Tuesday, January 11, 2022

1982 Singles # 40 Haircut 100


This is not necessarily a rundown of my favourite songs from 1982, though much of it is. Anyhow, Haircut 100 are not exactly a great enough bete noir of mine to make me grimace and snarl. They were OK I suppose. Hardly the antichrist.

They certainly need to be here if you want to tell the story of 1982. It was their year as much as anyone else's. They encapsulate so many aspects of the year. That White Funk thing realised so beautifully on Favourite Shirts. An idea of Indie, eveen though they were on a major label. The thought that getting on Top of the Pops and Smash Hits was much more important than being liked by the NME. A slight hint of that Thatcherite thing, that consumate aspiration that became more immediately recognisable in the charts, especially over the next couple of years.

Anyhow, Haircut 100 were certainly more innocent than that though they also seemed pretty pre-thought and packaged, not to say vaguely opportunistic. Those matching outfits, sweaters, shorts and moccasins that might have been construed as much as Hitler Youth as Enid Blyton's Famous Five if you wanted to be unkind and ultra-cynical.

Pelican West, the debut album, which tells their whole story really, is difficult to sit through as a whole, certainly much more so than Dare, Lexicon of Love, Sulk, New Gold Dream, Tin Drum, Too Rye Aye or any of the other great LP document of those years. It belongs more with Rio and True really. It feels like you're attending a children's party, all jellybeans, tizer and cream cakes, when you've just turned seventeen. But there are still some really excellent pops songs on there so I'd advise a listen or re-listen.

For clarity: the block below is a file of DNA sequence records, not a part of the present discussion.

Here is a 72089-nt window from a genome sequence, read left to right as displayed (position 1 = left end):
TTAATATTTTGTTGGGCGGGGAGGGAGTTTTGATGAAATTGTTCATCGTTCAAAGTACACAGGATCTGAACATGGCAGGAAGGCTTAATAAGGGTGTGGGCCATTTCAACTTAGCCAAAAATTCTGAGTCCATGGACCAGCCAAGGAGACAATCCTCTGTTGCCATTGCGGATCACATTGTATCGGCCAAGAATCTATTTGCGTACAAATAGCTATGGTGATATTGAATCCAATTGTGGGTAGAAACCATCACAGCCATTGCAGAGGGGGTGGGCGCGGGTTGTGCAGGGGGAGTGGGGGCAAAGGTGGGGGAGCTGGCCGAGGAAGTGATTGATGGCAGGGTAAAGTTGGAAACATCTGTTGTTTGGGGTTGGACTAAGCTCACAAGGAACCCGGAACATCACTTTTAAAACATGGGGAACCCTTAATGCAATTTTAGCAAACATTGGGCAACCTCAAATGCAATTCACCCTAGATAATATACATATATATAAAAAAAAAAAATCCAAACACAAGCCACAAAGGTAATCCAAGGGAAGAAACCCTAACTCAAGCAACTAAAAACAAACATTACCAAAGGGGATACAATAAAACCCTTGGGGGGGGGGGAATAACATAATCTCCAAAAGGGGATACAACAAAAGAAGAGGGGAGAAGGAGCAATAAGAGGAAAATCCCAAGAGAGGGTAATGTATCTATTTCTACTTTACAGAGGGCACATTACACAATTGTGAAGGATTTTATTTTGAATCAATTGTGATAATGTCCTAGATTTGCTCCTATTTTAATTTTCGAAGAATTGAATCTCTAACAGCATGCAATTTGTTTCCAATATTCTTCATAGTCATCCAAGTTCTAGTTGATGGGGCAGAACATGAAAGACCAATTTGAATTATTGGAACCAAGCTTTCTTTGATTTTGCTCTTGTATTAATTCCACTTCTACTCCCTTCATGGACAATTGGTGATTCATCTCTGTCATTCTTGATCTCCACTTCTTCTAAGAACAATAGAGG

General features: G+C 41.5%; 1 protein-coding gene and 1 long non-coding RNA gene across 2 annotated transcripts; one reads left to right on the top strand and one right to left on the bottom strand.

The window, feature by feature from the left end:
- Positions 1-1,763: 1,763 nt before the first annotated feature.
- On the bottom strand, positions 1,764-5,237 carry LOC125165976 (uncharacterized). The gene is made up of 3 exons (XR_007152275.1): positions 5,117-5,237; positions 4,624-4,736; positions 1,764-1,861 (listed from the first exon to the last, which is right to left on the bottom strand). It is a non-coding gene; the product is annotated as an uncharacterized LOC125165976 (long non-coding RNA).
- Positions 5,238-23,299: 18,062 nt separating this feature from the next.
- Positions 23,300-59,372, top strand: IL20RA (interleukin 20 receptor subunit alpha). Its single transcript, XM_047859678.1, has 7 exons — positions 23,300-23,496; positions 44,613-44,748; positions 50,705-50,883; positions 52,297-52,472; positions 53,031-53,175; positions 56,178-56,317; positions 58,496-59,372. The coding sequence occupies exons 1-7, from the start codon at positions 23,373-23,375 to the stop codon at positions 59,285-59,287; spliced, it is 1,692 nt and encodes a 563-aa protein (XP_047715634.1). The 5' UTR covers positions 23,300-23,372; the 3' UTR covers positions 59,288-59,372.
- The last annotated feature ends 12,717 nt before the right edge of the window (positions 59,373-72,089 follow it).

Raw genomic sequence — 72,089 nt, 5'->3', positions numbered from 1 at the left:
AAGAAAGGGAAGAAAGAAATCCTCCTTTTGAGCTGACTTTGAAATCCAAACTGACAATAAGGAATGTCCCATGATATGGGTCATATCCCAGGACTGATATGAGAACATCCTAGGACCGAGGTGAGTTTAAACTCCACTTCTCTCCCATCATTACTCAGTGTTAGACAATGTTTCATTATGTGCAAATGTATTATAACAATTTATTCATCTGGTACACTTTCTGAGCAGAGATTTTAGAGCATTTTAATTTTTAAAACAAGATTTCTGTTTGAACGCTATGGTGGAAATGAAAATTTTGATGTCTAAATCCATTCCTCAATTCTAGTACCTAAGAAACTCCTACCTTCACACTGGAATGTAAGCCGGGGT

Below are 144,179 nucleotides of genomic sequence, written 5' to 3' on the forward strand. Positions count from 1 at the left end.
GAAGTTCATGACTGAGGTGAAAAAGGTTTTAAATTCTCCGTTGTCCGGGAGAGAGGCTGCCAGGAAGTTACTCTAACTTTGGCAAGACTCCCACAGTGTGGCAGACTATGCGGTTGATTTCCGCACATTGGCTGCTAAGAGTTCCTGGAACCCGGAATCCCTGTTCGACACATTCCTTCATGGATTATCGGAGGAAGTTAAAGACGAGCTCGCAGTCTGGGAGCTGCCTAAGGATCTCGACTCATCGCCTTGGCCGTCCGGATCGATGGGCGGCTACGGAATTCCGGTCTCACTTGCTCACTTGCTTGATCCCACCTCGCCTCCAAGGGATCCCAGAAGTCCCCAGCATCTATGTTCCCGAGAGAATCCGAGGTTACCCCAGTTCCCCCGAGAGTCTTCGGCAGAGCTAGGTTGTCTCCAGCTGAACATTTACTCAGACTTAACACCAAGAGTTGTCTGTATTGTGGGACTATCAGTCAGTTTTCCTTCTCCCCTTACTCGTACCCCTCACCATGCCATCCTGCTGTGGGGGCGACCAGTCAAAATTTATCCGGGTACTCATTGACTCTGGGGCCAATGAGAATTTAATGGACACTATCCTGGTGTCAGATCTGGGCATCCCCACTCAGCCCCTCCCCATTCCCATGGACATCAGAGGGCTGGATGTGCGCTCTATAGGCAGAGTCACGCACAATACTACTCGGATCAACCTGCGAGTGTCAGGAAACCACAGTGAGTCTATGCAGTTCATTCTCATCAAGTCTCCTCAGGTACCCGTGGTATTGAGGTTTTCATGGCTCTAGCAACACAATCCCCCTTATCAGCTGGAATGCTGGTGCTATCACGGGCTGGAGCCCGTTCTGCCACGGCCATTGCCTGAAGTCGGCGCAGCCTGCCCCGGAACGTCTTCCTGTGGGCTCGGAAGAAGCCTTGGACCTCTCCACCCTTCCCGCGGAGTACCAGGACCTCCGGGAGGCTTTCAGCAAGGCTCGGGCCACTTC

Nick Heywood, and Nicy Heywood was the talent in the band, said, (in Smash Hits I think), that one of his main aims was to get words like triangles and toblerone into his songs. Fair enough. Haircut 100, as well as anybody remind me of what it felt like to be young in 1982. Volkswagens, bicycles, innocence, first crushes and first loves, optimism. In many ways they were taking a similar trip to bands that I much preferred at the time; Orange Juice, Aztec Camera and even The Smiths. Though I'm sure that all three would have very much blanched at the comparison.

Orange Juice are a particularly apt reference point. The Haircuts seem to me to have taken a very good look at what Orange Juice did and what made them so fresh and exciting, tailor and sanitise it and put it squarely in the charts where Orange Juice never managed to put it, with the shining exception of Rip It Up.

Haircut 100 didn't last very long. The bunch of them decided that they didn't like Nick and chucked him out of the band that only he had really made a viable concern in the first place. Without him they were essentially Modern Romance and immediately sunk like a stone. Still, Facebook brought them back together and they reunited and played together again decades later. You make these mistakes when you're young.


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